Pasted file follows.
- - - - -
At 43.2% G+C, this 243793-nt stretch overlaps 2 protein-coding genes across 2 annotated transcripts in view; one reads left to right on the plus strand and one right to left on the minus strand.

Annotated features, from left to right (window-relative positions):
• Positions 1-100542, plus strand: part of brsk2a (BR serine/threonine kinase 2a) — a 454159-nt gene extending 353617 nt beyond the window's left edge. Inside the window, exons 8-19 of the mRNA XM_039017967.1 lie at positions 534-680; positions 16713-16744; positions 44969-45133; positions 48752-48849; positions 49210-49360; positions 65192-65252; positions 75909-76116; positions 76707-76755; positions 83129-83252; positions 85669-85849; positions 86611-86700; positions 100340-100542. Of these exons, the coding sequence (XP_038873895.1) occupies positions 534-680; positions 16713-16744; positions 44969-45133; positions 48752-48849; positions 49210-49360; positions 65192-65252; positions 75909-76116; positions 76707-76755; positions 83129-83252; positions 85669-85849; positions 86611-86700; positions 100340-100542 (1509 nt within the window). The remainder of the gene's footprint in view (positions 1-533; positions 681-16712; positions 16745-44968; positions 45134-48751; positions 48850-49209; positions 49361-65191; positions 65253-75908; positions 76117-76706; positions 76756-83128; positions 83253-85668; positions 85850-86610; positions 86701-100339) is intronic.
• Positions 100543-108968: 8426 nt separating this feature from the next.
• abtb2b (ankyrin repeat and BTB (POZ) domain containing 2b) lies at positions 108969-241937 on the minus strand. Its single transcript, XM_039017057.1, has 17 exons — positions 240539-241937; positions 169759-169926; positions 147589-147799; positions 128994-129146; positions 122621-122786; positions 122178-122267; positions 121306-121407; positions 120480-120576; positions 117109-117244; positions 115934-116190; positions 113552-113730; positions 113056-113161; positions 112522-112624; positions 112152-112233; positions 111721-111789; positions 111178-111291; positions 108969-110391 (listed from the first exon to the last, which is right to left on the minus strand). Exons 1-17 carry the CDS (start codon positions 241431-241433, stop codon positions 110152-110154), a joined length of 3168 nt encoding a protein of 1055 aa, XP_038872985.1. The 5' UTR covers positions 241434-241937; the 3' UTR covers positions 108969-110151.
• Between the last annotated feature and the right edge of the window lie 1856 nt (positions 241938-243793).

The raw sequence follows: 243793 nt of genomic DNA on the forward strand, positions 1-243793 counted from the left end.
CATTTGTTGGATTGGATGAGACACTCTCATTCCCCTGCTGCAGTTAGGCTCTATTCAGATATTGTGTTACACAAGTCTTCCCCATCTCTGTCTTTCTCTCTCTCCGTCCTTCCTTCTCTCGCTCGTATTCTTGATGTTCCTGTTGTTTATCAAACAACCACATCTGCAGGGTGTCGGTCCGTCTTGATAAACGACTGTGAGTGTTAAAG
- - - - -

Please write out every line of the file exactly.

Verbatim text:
At 43.2% G+C, this 243793-nt stretch overlaps 2 protein-coding genes across 2 annotated transcripts in view; one reads left to right on the plus strand and one right to left on the minus strand.

Annotated features, from left to right (window-relative positions):
• Positions 1-100542, plus strand: part of brsk2a (BR serine/threonine kinase 2a) — a 454159-nt gene extending 353617 nt beyond the window's left edge. Inside the window, exons 8-19 of the mRNA XM_039017967.1 lie at positions 534-680; positions 16713-16744; positions 44969-45133; positions 48752-48849; positions 49210-49360; positions 65192-65252; positions 75909-76116; positions 76707-76755; positions 83129-83252; positions 85669-85849; positions 86611-86700; positions 100340-100542. Of these exons, the coding sequence (XP_038873895.1) occupies positions 534-680; positions 16713-16744; positions 44969-45133; positions 48752-48849; positions 49210-49360; positions 65192-65252; positions 75909-76116; positions 76707-76755; positions 83129-83252; positions 85669-85849; positions 86611-86700; positions 100340-100542 (1509 nt within the window). The remainder of the gene's footprint in view (positions 1-533; positions 681-16712; positions 16745-44968; positions 45134-48751; positions 48850-49209; positions 49361-65191; positions 65253-75908; positions 76117-76706; positions 76756-83128; positions 83253-85668; positions 85850-86610; positions 86701-100339) is intronic.
• Positions 100543-108968: 8426 nt separating this feature from the next.
• abtb2b (ankyrin repeat and BTB (POZ) domain containing 2b) lies at positions 108969-241937 on the minus strand. Its single transcript, XM_039017057.1, has 17 exons — positions 240539-241937; positions 169759-169926; positions 147589-147799; positions 128994-129146; positions 122621-122786; positions 122178-122267; positions 121306-121407; positions 120480-120576; positions 117109-117244; positions 115934-116190; positions 113552-113730; positions 113056-113161; positions 112522-112624; positions 112152-112233; positions 111721-111789; positions 111178-111291; positions 108969-110391 (listed from the first exon to the last, which is right to left on the minus strand). Exons 1-17 carry the CDS (start codon positions 241431-241433, stop codon positions 110152-110154), a joined length of 3168 nt encoding a protein of 1055 aa, XP_038872985.1. The 5' UTR covers positions 241434-241937; the 3' UTR covers positions 108969-110151.
• Between the last annotated feature and the right edge of the window lie 1856 nt (positions 241938-243793).

The raw sequence follows: 243793 nt of genomic DNA on the forward strand, positions 1-243793 counted from the left end.
CATTTGTTGGATTGGATGAGACACTCTCATTCCCCTGCTGCAGTTAGGCTCTATTCAGATATTGTGTTACACAAGTCTTCCCCATCTCTGTCTTTCTCTCTCTCCGTCCTTCCTTCTCTCGCTCGTATTCTTGATGTTCCTGTTGTTTATCAAACAACCACATCTGCAGGGTGTCGGTCCGTCTTGATAAACGACTGTGAGTGTTAAAG